440 Washington Street – Revealed: 41-Unit Tribeca Residential Development

Back in December, YIMBY reported that an LLC filed applications for a new development at 440 Washington Street, in Tribeca. And now, we have the first renderings of the residential project, which is being developed by Ponte Equities and designed by OCV Architects.

Per the building applications, the structure will total 48,447 square feet, which will include 7,407 square feet of commercial space. The residential portion of the project will be divided among 41 units, giving an average size of about 1,000 square feet, which indicates it will probably hold condominiums.

While filings list the development’s height at nine stories, it will actually clock in at 11 floors in total. A community space will be included on the tenth floor, and penthouse areas will extend up to the 11th floor.

Down below, the building’s appearance will be very attractive, improving markedly upon the site’s current occupants. While the corner of Desbrosses and Washington houses an appealing little sliver of a pre-war structure, its replacement will be a near-match stylistically, taking design cues from the neighborhood’s industrial past.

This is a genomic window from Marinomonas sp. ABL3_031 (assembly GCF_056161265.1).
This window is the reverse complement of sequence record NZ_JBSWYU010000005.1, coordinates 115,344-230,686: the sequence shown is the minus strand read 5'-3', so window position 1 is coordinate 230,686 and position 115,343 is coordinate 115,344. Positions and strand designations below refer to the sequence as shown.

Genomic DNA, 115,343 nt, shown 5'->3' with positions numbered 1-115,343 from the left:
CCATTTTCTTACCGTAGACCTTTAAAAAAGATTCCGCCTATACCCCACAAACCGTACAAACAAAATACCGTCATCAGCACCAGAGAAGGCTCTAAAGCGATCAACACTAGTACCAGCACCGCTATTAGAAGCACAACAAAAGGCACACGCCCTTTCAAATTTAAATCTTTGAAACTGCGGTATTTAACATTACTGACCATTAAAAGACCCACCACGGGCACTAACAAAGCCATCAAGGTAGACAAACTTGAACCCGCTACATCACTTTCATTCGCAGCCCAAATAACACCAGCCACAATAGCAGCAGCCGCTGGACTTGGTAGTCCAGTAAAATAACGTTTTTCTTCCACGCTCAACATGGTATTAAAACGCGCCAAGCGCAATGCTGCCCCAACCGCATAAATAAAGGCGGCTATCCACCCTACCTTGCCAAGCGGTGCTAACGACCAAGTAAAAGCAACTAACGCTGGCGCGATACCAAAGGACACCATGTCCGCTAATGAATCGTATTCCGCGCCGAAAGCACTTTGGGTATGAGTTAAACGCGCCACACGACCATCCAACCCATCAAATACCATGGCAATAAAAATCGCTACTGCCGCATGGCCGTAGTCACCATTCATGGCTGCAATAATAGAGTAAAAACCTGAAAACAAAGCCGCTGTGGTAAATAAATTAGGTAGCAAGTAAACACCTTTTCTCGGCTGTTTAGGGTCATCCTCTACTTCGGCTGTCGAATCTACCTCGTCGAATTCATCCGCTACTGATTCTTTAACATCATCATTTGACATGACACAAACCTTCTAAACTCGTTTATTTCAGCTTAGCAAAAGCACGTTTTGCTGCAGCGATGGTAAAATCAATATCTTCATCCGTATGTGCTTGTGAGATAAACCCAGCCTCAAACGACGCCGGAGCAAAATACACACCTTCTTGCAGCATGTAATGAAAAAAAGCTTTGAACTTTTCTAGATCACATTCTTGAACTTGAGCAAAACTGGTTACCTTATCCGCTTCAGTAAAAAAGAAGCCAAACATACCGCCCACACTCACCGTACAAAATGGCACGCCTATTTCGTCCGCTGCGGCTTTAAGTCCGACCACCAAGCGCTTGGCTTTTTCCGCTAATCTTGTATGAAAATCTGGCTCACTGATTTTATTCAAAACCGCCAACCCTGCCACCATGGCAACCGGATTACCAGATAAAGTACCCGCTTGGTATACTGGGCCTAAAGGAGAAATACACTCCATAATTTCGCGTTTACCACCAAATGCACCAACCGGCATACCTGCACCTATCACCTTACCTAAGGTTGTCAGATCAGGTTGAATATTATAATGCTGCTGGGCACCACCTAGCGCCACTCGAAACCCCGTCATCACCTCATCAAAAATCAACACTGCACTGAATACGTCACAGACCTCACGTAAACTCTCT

Gridded windows will be interspersed within a predominantly red-brick facade, and it appears that metallic accents will also be included. Just like the little pre-war building currently on-site, the apex of each window bank will end in a series of arches (at least, within the areas surrounded by red brick).

Ponte has another project in the works immediately adjacent to this site, which YIMBY revealed this past July, at 70 Vestry Street. That building will be slightly larger than 440 Washington. Robert A.M. Stern is the design architect, while Ismael Leyva is the architect of record. Related is also co-developing that project.

As for 440 Washington Street, the last action at the DOB appears to have been in December, and new building applications are still pending. But demolition permits for existing structures have now been approved, and a completion estimate of 2018 or so would appear reasonable.

Source: New York Yimby